Air­field drone test­ing shot down

South Waikato News - - NEWS - By PET­RICE TAR­RANT

A dog­fight has bro­ken out at the Toko­roa Air­field over one con­tro­ver­sial avi­a­tor’s at­tempt to de­velop ‘‘ break­through’’ tech­nol­ogy.

Bruce Simp­son, who has rented a hangar at the air­field for 10 years, said his plan to de­velop avi­a­tion safety tech­nol­ogy has been stunted af­ter he was ef­fec­tively banned from con­duct­ing any tests on the land­ing strip.

‘‘I’m the only busi­ness op­er­at­ing at the air­field, now they [coun­cil] have told me I can’t test my air­craft.’’

Simp­son, an in­ven­tor who gained at­ten­tion for mak­ing XJets, said he is de­vel­op­ing a tech­nol­ogy called Sense And Avoid de­signed to de­tect ob­jects in a drone’s flight path.

BAE Sys­tems is one of two ma­jor in­ter­na­tional aero­space com­pa­nies in­ter­ested in the prod­uct, Sim­spon said.

But group man­ager as­sets Ted An­der­son said the coun­cil has banned the test­ing be­cause it is con­cerned about safety for other users and risk to property.

Simp­son said he had his ‘‘ wings’’ ( abil­ity to fly un­su­per­vised) stripped in 2012 when he was held in con­tempt with Model Fly­ing New Zealand.

The for­mer South Waikato Model Aero Club pres­i­dent said the con­tro­versy started when he re­fused to adopt ‘‘ out­dated’’ rules put for­ward by MFNZ.

‘‘ I called them a bunch of grumpy old men and they didn’t like that.’’

In an ‘‘un­prece­dented’’ move, Simp­son was stripped of his mem­ber­ship and there­fore his wings.

He ac­cepted a me­moran­dum of un­der­stand­ing early this year which would have seen him re­gain per­mis­sion to fly, but can­celled it when a clause was added last minute.

He would not have been able to train oth­ers for pi­lot qual­i­fi­ca­tions.

‘‘I wouldn’t have been able to con­duct my tests any­way be­cause there are times I need to have some­one with me,’’ Simp­son said.

The elec­tri­cal en­gi­neer then turned to ground-based test­ing to de­velop his prod­uct.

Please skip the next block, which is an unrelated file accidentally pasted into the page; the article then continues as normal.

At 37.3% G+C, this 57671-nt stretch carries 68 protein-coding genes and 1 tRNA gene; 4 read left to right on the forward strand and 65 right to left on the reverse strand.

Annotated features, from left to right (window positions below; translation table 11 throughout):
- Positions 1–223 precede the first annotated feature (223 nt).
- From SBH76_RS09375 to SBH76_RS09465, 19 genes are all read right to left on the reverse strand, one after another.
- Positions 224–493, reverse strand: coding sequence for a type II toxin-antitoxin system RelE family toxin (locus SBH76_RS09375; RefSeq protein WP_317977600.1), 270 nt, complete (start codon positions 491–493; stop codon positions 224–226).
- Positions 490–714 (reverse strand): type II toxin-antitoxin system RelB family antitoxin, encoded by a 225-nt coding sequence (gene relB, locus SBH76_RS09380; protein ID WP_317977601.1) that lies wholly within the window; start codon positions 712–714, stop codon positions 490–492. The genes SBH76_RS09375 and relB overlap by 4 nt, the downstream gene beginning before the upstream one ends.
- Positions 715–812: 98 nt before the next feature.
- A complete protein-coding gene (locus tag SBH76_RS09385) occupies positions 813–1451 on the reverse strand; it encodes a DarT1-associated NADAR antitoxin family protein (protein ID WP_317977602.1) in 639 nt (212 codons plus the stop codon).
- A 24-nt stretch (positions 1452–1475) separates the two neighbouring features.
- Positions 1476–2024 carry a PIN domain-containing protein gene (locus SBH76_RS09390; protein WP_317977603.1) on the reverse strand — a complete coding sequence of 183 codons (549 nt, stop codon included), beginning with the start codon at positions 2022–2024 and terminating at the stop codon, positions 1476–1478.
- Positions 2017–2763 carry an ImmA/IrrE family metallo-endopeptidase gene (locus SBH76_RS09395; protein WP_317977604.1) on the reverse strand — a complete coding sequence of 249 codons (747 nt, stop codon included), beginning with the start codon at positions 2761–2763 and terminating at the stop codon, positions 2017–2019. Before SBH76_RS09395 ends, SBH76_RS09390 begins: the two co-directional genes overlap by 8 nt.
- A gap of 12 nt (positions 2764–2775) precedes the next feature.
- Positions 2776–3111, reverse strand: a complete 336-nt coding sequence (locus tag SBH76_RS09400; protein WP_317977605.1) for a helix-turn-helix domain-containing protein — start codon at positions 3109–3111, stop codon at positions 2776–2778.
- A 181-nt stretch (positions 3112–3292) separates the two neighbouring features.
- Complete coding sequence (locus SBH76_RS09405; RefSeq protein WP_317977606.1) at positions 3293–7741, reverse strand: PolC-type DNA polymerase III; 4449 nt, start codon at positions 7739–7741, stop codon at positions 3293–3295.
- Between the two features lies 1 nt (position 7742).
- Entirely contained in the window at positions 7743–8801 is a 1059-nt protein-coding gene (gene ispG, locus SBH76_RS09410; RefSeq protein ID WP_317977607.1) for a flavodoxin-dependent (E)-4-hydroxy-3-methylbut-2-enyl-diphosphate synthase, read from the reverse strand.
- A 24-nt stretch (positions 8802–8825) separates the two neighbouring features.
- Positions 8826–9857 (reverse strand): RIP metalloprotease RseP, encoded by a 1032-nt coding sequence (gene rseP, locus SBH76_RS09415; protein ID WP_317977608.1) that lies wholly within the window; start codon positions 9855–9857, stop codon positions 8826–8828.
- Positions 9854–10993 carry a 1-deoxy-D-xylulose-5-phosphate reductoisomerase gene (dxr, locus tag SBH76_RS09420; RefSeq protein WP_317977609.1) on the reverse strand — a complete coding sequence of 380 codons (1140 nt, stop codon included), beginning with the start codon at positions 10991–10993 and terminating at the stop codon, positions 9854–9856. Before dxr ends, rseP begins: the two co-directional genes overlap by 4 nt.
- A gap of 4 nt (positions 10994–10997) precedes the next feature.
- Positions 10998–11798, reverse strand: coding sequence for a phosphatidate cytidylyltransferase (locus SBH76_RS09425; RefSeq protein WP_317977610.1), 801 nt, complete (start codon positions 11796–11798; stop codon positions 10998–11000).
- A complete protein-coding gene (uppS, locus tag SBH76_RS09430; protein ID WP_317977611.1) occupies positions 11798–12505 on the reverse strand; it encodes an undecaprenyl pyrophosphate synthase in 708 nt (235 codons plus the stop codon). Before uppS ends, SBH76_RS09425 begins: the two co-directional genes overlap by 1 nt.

Util­is­ing the pub­lic 2.4ghz ra­dio fre­quency band, Simp­son said the strength of his trans­mis­sions were one 60th of the strength used by mo­bile wifi. But Civil Avi­a­tion Author­ity se­nior com­mu­ni­ca­tions ad­viser Mike Eng said it was dan­ger­ous.

‘‘His pro­posed test­ing ac­tiv­i­ties may rep­re­sent a risk to the abil­ity of model jet oper­a­tors to con­trol and com­mand their air­craft, which are rel­a­tively heavy and travel at high speed.’’

He said the test­ing could rep- re­sent a se­ri­ous risk to pub­lic safety.

‘‘To con­tinue model fly­ing and test­ing he could take his op­er­a­tions at least 4 kilo­me­tres from the aero­drome.’’

The coun­cil has backed this up, ef­fec­tively plac­ing a ban on Simp­son con­duct­ing any tests at the air­field, stat­ing that he can not fly un­less he en­sures no one will be harmed.

Simp­son said he would like to know how the CAA is man­ag­ing the aver­age smart­phone user di­alling up at the air­field.

‘‘ Given that these [ smart­phones] trans­mit at higher lev­els than I in­tend for my test­ing, and given that they [CAA] con­sider the risk from such trans­mis­sions to be un­ac­cept­ably high, what are they do­ing to pre­serve pub­lic safety from these po­ten­tial sources of in­ter­fer­ence?’’

Simp­son said his test­ing could only be dan­ger­ous if model fliers failed to con­duct their range tests, as legally re­quired.

He ar­gued he could not en­sure model fliers’ safety if they failed to do so and has taken to Youtube to pub­li­cise his case.

He said it is dis­ap­point­ing the coun­cil seems to be giv­ing pri­or­ity to a half-dozen or so vis­i­tors who come just once a month to fly their RC mod­els over sup­port­ing a lo­cal busi­ness.

South Waikato In­ter­na­tional Model Club mem­ber Gor­don Hud­son, who is back­ing Simp­son, said he is ‘‘gut­ted’’ at the way Simp­son had been treated.

‘‘ My con­cern is the way the coun­cil is telling people what they can and can­not do.’’

No-fly zone: Bruce Simp­son be­lieves he should be able to con­duct ground-based test­ing for his new drone prod­uct.

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